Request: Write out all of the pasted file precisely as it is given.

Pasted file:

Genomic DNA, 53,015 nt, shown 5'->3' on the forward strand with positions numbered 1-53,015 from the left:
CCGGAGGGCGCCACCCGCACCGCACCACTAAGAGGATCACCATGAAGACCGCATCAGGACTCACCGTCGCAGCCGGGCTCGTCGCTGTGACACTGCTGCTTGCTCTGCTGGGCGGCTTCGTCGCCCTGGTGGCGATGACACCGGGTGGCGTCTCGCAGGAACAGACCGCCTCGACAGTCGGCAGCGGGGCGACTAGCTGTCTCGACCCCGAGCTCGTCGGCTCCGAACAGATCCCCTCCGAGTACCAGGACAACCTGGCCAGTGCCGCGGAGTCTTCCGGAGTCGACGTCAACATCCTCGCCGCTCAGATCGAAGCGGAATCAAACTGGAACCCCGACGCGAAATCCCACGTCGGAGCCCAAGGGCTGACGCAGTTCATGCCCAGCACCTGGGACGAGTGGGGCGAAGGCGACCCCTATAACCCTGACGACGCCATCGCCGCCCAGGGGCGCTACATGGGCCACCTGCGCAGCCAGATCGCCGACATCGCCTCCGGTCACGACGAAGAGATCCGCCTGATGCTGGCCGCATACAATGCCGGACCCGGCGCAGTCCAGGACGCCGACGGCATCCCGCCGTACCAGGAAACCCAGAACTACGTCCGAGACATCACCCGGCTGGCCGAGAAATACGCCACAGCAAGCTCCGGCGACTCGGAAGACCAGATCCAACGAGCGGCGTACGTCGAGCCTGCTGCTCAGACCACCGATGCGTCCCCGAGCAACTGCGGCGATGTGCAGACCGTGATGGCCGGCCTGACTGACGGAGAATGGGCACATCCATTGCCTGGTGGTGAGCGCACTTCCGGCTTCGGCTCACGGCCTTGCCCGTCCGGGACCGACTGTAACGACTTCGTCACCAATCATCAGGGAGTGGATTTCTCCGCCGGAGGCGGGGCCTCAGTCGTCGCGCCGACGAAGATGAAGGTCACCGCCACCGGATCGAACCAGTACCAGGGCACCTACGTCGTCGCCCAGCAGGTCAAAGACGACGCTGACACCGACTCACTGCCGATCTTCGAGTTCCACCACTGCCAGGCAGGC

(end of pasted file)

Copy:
Genomic DNA, 53,015 nt, shown 5'->3' on the forward strand with positions numbered 1-53,015 from the left:
CCGGAGGGCGCCACCCGCACCGCACCACTAAGAGGATCACCATGAAGACCGCATCAGGACTCACCGTCGCAGCCGGGCTCGTCGCTGTGACACTGCTGCTTGCTCTGCTGGGCGGCTTCGTCGCCCTGGTGGCGATGACACCGGGTGGCGTCTCGCAGGAACAGACCGCCTCGACAGTCGGCAGCGGGGCGACTAGCTGTCTCGACCCCGAGCTCGTCGGCTCCGAACAGATCCCCTCCGAGTACCAGGACAACCTGGCCAGTGCCGCGGAGTCTTCCGGAGTCGACGTCAACATCCTCGCCGCTCAGATCGAAGCGGAATCAAACTGGAACCCCGACGCGAAATCCCACGTCGGAGCCCAAGGGCTGACGCAGTTCATGCCCAGCACCTGGGACGAGTGGGGCGAAGGCGACCCCTATAACCCTGACGACGCCATCGCCGCCCAGGGGCGCTACATGGGCCACCTGCGCAGCCAGATCGCCGACATCGCCTCCGGTCACGACGAAGAGATCCGCCTGATGCTGGCCGCATACAATGCCGGACCCGGCGCAGTCCAGGACGCCGACGGCATCCCGCCGTACCAGGAAACCCAGAACTACGTCCGAGACATCACCCGGCTGGCCGAGAAATACGCCACAGCAAGCTCCGGCGACTCGGAAGACCAGATCCAACGAGCGGCGTACGTCGAGCCTGCTGCTCAGACCACCGATGCGTCCCCGAGCAACTGCGGCGATGTGCAGACCGTGATGGCCGGCCTGACTGACGGAGAATGGGCACATCCATTGCCTGGTGGTGAGCGCACTTCCGGCTTCGGCTCACGGCCTTGCCCGTCCGGGACCGACTGTAACGACTTCGTCACCAATCATCAGGGAGTGGATTTCTCCGCCGGAGGCGGGGCCTCAGTCGTCGCGCCGACGAAGATGAAGGTCACCGCCACCGGATCGAACCAGTACCAGGGCACCTACGTCGTCGCCCAGCAGGTCAAAGACGACGCTGACACCGACTCACTGCCGATCTTCGAGTTCCACCACTGCCAGGCAGGC